Advantages and Disadvantages

To avoid the possibility of prejudices running amok, assumed or theoretical advantages should be carefully distinguished from those actually experienced in practice or evidenced by research. Following are advantages and disadvantages -- real and perceived -- of the AR program. (For an earlier analysis of the AR software's strengths and weaknesses, see Poock, 1998. Although the article is based only upon her own experience as a librarian in two elementary schools, it is nonetheless interesting reading. She notes “there are many misuses of this program.”)

Advantages Disadvantages
1. Students test independently
Students soon learn to take AR tests independently, unless they are very young (first graders) or special education students.
1. Exceptional students
Using AR with very young students, delayed readers, or those with special needs (e.g., students with dyslexia or attention deficit disorders) requires more effort and organization. Support is needed for reading both the book and the test, without the helper being drawn into giving the testee the correct answers. (Tests do give helpers a scaffolded framework that can lead to discussion of the book.) Helpers can be teaching assistants, adult volunteers, and same-age or cross-age peer tutors, but time is needed for training and scheduling.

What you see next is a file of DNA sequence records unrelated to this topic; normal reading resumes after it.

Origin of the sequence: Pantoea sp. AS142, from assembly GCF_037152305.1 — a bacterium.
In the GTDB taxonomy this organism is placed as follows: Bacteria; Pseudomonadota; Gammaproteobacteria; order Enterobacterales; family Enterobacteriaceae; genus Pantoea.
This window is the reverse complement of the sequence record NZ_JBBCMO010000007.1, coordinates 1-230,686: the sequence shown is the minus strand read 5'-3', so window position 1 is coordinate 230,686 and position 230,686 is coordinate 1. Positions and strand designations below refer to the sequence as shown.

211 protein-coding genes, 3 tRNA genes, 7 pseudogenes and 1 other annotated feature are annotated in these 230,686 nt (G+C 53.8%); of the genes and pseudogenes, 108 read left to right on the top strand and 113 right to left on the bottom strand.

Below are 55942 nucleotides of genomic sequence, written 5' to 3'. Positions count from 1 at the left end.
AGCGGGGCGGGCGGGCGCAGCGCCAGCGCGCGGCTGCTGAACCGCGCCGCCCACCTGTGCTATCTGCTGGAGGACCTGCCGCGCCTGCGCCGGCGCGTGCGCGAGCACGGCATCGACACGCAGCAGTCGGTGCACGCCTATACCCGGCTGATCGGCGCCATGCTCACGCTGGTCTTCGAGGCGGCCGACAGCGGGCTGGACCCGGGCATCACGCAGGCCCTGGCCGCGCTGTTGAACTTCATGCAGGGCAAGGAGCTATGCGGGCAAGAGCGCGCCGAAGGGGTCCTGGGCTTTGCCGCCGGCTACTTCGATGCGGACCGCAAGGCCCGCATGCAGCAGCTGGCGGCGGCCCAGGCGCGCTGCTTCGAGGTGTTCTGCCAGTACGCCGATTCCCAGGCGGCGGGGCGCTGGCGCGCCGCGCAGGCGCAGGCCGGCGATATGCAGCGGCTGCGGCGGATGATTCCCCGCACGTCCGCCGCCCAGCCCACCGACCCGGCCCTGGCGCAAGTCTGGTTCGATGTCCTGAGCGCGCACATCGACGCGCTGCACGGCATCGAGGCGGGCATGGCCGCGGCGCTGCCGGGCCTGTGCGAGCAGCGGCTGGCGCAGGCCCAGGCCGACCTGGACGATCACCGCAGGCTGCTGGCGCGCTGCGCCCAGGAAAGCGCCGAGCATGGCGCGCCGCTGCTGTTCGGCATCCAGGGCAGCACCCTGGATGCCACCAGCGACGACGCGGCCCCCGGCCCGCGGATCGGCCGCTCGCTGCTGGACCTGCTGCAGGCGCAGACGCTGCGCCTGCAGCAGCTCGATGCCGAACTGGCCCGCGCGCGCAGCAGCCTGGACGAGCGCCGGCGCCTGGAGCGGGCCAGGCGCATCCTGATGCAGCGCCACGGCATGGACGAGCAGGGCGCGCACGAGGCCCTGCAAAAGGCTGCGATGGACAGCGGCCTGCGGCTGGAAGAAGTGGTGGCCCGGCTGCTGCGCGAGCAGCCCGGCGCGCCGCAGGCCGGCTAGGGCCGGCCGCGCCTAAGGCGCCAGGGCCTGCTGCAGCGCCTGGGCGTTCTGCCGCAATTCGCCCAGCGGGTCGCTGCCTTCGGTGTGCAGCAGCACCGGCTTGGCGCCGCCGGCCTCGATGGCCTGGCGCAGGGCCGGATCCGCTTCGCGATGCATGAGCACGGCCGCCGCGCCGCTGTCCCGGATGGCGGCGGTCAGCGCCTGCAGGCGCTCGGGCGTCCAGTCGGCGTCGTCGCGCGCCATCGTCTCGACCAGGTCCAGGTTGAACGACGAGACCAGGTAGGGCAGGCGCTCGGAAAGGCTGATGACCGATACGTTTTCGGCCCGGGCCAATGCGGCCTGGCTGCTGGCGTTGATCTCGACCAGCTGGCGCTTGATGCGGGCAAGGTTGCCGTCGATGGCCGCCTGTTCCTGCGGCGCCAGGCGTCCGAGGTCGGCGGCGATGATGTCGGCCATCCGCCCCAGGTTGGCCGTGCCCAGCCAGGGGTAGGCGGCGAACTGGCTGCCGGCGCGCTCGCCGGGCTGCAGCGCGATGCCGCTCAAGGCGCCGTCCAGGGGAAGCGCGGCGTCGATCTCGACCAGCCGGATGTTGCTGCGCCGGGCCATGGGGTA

Delayed readers might not want to be seen reading low readability books, and they may therefore choose books that are too difficult for them. This problem needs handling at the source, not by downward adjustment of the pass criterion. Gifted students might not enjoy the program at all, especially if they are already highly motivated and extremely competent readers (although Peak and Dewalt, 1993, reported good results with able readers). This raises the issue of whether involvement in AR should be voluntary or compulsory, for some or all students.